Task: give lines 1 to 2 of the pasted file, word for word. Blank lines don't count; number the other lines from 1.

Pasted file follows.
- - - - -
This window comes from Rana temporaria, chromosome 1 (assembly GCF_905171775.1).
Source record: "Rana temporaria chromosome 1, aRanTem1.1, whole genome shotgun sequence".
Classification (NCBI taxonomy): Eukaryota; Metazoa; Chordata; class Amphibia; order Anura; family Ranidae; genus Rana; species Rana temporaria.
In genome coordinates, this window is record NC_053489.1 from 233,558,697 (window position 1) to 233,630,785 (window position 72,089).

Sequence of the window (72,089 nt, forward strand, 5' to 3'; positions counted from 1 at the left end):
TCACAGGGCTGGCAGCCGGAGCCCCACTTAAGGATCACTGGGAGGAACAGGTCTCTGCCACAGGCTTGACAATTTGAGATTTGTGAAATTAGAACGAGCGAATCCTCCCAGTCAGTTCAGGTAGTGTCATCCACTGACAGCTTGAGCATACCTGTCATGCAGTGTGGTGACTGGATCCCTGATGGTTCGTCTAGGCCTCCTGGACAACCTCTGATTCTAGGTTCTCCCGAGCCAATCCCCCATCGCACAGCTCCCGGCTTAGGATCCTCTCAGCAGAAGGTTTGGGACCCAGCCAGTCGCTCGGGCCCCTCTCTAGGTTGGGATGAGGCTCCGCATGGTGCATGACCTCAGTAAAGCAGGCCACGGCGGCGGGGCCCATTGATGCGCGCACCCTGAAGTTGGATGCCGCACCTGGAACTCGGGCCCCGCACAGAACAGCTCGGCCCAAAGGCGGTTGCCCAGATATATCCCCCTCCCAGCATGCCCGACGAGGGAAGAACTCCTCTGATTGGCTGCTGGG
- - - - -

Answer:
This window comes from Rana temporaria, chromosome 1 (assembly GCF_905171775.1).
Source record: "Rana temporaria chromosome 1, aRanTem1.1, whole genome shotgun sequence".